Costa Rica | Freedom House

Freedom of the Press

Costa Rica

Costa Rica

Freedom of the Press 2008

2008 Scores

Press Status

Free

Press Freedom Score
(0 = best, 100 = worst)

19

Political Environment
(0 = best, 40 = worst)

7

Economic Environment
(0 = best, 30 = worst)

6

While the government failed to pass much needed reforms to the Press Law, a series of court rulings in favor of the press and convictions in the 2001 killing of a journalist showed progress in a country that is already considered to be among the freest in Latin America. Costa Rica’s constitution guarantees press freedom; however, punitive press laws serve to occasionally restrict the rights of the media. In 2004, the Inter-American Court of Human Rights overturned the 1999 conviction of a Costa Rican journalist for criminal defamation, ruling that Costa Rica needed to amend its outdated criminal defamation laws, which are incompatible with international human rights standards. Despite ongoing discussions and a pending proposal to reform the law, libel and insult remain criminal offenses, drawing prison sentences of up to three years for the insult of a public official. In addition, a Supreme Court ruling in 2006 upheld the Ley de Imprenta, the 1902 statute that imposes a prison sentence of up to 120 days for defamation in print media. The proposed amendments would establish the “actual malice” standard but would maintain “crimes against honor” as a criminal offense.

Journalists are not often victims of physical threats or violence in Costa Rica. Challenges to a free media environment tend to stem from the courts, though the majority of the legal decisions in 2007 represented gains for press freedom. In June, a judge overturned an earlier verdict and orderedthe government to pay the newspaper La Nacion US$120,000, the amount that the publication had been forced to pay former diplomat Felix Przedborski for defamation. Two journalists in August were also found not guilty of defamation for corruption allegations made against social security officials in a 2004 report. In April, the Constitutional Chamber issued an important ruling that weighed the public’s right to be informed against the right to privacy. At the center of the case was an interview conducted on hidden camera by the television program Noticias Repretel, which reported on the issue of the illegal entry of foreigners into Costa Rica and the relative ease with which people obtain entry visas. The court ruled in favor of the media in deciding that the right to be informed of this issue of public interest took precedence over the right to privacy. In a blow to press freedom, an appeals court upheld an earlier ruling that acquitted two journalists of defamation but ordered them to pay civil compensation to a police officer whose reputation was harmed by the publication of inaccurate information supplied by a government minister. This case demonstrated the limited options for the defense of journalists in civil cases, in which proof of harm is the only evidence needed to hold them liable.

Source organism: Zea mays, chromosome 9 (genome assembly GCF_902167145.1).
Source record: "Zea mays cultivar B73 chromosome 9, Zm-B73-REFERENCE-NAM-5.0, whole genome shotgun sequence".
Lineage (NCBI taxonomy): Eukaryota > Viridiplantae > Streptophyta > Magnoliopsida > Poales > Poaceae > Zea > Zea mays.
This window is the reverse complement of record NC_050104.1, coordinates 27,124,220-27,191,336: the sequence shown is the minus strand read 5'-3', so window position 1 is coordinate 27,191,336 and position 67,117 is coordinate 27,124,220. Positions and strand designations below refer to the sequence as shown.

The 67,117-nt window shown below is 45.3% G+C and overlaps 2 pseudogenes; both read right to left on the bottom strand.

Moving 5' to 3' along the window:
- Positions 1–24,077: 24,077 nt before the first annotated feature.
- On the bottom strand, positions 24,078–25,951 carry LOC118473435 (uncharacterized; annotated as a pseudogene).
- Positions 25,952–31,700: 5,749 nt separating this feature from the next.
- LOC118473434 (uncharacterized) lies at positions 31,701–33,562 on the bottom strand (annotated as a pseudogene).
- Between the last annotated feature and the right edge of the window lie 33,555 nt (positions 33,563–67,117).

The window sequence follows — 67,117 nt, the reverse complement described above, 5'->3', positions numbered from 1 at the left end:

In a positive development against impunity, two men were found guilty and convicted in December for the 2001 murder of Parmenio Medina, a popular radio journalist. A court sentenced businessman Omar Chaves to 35 years in prison for sanctioning Medina’s murder and an additional 12 years in prison for fraud. Luis Alberto Aguirre Jaime was sentenced to 30 years for carrying out the assassination, while a third accused plotter, Father Minor de Jesus Calvo Aguilar, was acquitted in the criminal case but received a 15-year sentence for fraud. Medina had been a frequent critic of official corruption, including corruption in the local Catholic radio station to which Chaves and Calvo were connected.

Costa Rica has a vibrant media scene, with numerous public and privately owned newspapers, television outlets, and radio stations. Private media ownership is highly concentrated, however, and tends to be conservative. The press is relatively free to cover sensitive political and social issues and openly criticize the government. Radio is the most popular outlet for news dissemination. There are nine major newspapers, and cable television is also widely available. The internet served as an additional source of unrestricted information and was accessed by more than 20 percent of the population in 2007.